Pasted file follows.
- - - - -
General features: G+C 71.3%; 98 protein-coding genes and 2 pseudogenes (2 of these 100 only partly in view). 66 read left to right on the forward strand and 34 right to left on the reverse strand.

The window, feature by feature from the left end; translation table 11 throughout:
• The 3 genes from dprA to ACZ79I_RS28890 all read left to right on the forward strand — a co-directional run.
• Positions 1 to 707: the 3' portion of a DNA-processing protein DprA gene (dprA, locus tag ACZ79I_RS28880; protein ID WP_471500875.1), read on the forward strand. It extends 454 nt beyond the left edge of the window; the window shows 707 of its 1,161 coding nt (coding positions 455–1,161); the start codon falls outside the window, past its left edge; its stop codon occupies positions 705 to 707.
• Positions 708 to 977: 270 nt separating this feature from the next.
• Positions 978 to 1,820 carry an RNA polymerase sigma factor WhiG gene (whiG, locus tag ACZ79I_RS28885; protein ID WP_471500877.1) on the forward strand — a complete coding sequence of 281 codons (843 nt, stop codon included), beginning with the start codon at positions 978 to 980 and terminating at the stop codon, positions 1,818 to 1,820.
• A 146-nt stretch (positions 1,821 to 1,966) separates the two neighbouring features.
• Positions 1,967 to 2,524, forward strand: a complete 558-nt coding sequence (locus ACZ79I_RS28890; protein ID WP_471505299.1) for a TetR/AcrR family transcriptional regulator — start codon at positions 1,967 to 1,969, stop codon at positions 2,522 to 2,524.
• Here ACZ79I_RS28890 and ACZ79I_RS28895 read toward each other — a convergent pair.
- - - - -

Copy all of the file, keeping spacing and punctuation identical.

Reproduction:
General features: G+C 71.3%; 98 protein-coding genes and 2 pseudogenes (2 of these 100 only partly in view). 66 read left to right on the forward strand and 34 right to left on the reverse strand.

The window, feature by feature from the left end; translation table 11 throughout:
• The 3 genes from dprA to ACZ79I_RS28890 all read left to right on the forward strand — a co-directional run.
• Positions 1 to 707: the 3' portion of a DNA-processing protein DprA gene (dprA, locus tag ACZ79I_RS28880; protein ID WP_471500875.1), read on the forward strand. It extends 454 nt beyond the left edge of the window; the window shows 707 of its 1,161 coding nt (coding positions 455–1,161); the start codon falls outside the window, past its left edge; its stop codon occupies positions 705 to 707.
• Positions 708 to 977: 270 nt separating this feature from the next.
• Positions 978 to 1,820 carry an RNA polymerase sigma factor WhiG gene (whiG, locus tag ACZ79I_RS28885; protein ID WP_471500877.1) on the forward strand — a complete coding sequence of 281 codons (843 nt, stop codon included), beginning with the start codon at positions 978 to 980 and terminating at the stop codon, positions 1,818 to 1,820.
• A 146-nt stretch (positions 1,821 to 1,966) separates the two neighbouring features.
• Positions 1,967 to 2,524, forward strand: a complete 558-nt coding sequence (locus ACZ79I_RS28890; protein ID WP_471505299.1) for a TetR/AcrR family transcriptional regulator — start codon at positions 1,967 to 1,969, stop codon at positions 2,522 to 2,524.
• Here ACZ79I_RS28890 and ACZ79I_RS28895 read toward each other — a convergent pair.